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Gorgo (Widescreen Destruction Edition)

197 customer reviews

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Editorial Reviews

A volcanic eruption in the North Atlantic brings to the surface a 65-foot prehistoric monster. Two treasure divers capture the creature and take him to London where he is put on display in a circus. A scientist is thoughtful enough to point out that the sailors' bonanza is only an infant, and that a full-grown specimen would be over 200 feet in height. Sure enough, Gorgo's mama comes thundering ashore, reclaims her offspring and heads back to sea — but not before she trashes a generous portion of London. The special effects in GORGO, provided by Tom Howard — two-time Academy Award winner, are truly admirable. The monster is quite ferocious — except when he wiggles his ears. Released by MGM in 1961. DVD Bonus: Digitally Remastered, Behind the Scenes Short| Photo Gallery, Scene Selection, Animated Menus, Original Theatrical Trailer|,Widescreen/Letterboxed| DVD-9| Dolby Digital 5.1

Special Features


Product Details

  • Actors: Bill Travers, William Sylvester, Vincent Winter, Christopher Rhodes, Joseph O'Conor
  • Directors: Eugène Lourié
  • Writers: Daniel James, Robert L. Richards
  • Producers: Frank King, Herman King, James Leicester, Maurice King, Wilfred Eades
  • Format: Color, NTSC
  • Language: English
  • Region: Region 1 (U.S. and Canada only. Read more about DVD formats.)
  • Aspect Ratio: 1.85:1
  • Number of discs: 1
  • Rated: NR (Not Rated)
  • Studio: VCI Video
  • DVD Release Date: November 29, 2005
  • Run Time: 78 minutes
  • Average Customer Review: 4.1 out of 5 stars  See all reviews (197 customer reviews)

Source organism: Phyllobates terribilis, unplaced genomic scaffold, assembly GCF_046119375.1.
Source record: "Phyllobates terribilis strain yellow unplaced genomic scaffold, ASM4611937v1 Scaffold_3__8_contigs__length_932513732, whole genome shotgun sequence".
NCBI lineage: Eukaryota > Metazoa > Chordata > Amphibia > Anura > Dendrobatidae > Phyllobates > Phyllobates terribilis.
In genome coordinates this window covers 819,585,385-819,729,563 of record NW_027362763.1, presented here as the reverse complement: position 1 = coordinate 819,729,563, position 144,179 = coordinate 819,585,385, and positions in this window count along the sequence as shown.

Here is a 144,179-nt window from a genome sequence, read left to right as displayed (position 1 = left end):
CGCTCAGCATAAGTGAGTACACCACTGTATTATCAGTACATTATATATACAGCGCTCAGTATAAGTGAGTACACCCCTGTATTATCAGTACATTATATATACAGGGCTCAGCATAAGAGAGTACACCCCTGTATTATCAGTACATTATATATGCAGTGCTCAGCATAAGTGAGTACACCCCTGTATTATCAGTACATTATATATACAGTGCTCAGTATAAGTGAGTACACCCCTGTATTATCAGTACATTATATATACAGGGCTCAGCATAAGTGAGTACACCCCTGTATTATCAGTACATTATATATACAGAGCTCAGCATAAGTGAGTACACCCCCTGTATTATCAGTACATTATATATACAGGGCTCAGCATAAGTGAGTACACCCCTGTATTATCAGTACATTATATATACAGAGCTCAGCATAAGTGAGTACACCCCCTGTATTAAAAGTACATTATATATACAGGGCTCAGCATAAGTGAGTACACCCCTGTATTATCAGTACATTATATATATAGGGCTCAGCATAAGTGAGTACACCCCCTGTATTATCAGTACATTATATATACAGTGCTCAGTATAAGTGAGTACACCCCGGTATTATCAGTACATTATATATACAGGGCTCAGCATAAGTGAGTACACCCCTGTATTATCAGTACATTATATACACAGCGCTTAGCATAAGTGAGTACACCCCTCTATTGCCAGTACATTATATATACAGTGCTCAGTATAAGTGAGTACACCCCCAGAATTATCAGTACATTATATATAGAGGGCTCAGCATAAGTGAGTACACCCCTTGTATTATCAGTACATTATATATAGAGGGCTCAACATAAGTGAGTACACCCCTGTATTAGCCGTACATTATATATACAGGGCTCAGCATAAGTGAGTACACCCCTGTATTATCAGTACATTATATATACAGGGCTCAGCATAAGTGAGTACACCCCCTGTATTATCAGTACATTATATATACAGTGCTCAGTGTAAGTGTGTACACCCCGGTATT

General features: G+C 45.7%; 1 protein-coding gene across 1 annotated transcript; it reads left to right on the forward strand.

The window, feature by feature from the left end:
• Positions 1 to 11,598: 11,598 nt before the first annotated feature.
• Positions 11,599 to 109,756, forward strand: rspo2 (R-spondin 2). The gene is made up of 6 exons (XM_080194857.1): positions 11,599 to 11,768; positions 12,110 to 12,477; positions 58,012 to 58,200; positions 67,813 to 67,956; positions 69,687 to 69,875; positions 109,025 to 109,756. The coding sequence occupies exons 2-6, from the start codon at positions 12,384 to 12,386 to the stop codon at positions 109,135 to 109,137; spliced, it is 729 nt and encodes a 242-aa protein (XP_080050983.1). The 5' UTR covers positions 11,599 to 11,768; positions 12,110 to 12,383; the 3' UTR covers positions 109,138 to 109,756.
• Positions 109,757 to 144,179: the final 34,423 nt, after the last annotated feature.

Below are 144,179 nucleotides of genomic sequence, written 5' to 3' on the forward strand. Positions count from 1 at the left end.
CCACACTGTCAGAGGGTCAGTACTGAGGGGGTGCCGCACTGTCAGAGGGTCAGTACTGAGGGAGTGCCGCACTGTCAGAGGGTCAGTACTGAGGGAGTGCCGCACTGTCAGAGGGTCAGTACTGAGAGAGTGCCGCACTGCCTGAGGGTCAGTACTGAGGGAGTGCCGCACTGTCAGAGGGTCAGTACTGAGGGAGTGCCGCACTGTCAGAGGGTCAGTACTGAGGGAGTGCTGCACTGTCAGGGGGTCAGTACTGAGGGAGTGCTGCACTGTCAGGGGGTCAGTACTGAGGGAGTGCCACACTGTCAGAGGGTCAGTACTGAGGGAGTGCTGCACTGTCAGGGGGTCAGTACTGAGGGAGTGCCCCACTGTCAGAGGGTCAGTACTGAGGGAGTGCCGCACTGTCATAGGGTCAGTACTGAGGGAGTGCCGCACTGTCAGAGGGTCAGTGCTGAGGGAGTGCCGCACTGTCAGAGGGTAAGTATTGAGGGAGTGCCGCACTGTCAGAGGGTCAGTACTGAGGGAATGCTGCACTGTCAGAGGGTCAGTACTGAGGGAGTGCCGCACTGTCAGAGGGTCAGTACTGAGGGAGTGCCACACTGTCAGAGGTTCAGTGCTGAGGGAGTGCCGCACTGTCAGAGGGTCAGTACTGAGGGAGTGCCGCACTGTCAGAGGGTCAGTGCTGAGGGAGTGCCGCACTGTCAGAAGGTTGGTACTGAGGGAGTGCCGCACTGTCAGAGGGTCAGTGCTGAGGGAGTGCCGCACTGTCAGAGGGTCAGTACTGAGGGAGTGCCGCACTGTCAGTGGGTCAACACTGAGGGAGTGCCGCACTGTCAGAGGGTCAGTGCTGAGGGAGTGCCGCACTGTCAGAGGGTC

• ASIN: B000BNX4LS
  • Amazon Best Sellers Rank: #58,260 in Movies & TV (See Top 100 in Movies & TV)
  • Learn more about "Gorgo (Widescreen Destruction Edition)" on IMDb

Customer Reviews

Most Helpful Customer Reviews

65 of 70 people found the following review helpful By A Customer on September 27, 2000
Format: DVD
Like many of you, I first saw GORGO as a child at the neighborhood theater back in 1961. I was impressed by "this towering apparition from before the dawn of history". The years have not erased that impression. But various video releases have not been so kind. This VCI release is the best of them all! Having said that, I regret to add, it could have been better.

THE CASE admirably reproduces the US movie poster, although it looks a bit dark. Compare it to the halfsheet poster presented in the "photo gallery" section of the "special features". Why they didn't use the distinctive logotype on the spine instead of that blobby font is a mystery. The back could use some design makeover, but that's just me....

THE INSERT is a single fold affair with the front cover reproduced in case you missed it on the cover. Inside is the printed narration from the "behind-the-scene short" in case you want to read it. The back lists the chapter stops. Nice insert, though I wish there was a different graphic on its cover.

THE DISK itself reproduces, in dark green, a portion of the poster with the GORGO logotype. Well done.

THE MOVIE. VCI does present this film in its original theatrical aspect ratio -- stated on the back cover as 1.66:1, though it does look a bit wider. The color is good and the sound is clear. There are a few scratches but they don't distract. Grain is evident. Although it's not stated anywhere, VCI reportedly made their transfer from a pristine 35mm print. It may be the same transfer used for an earlier laserdisc release. I don't get the feeling it was made for the DVD. Unfortunately, the image is not as sharp as it could be. I would assume the pristine 35mm print was sharp -- the image on this DVD is not.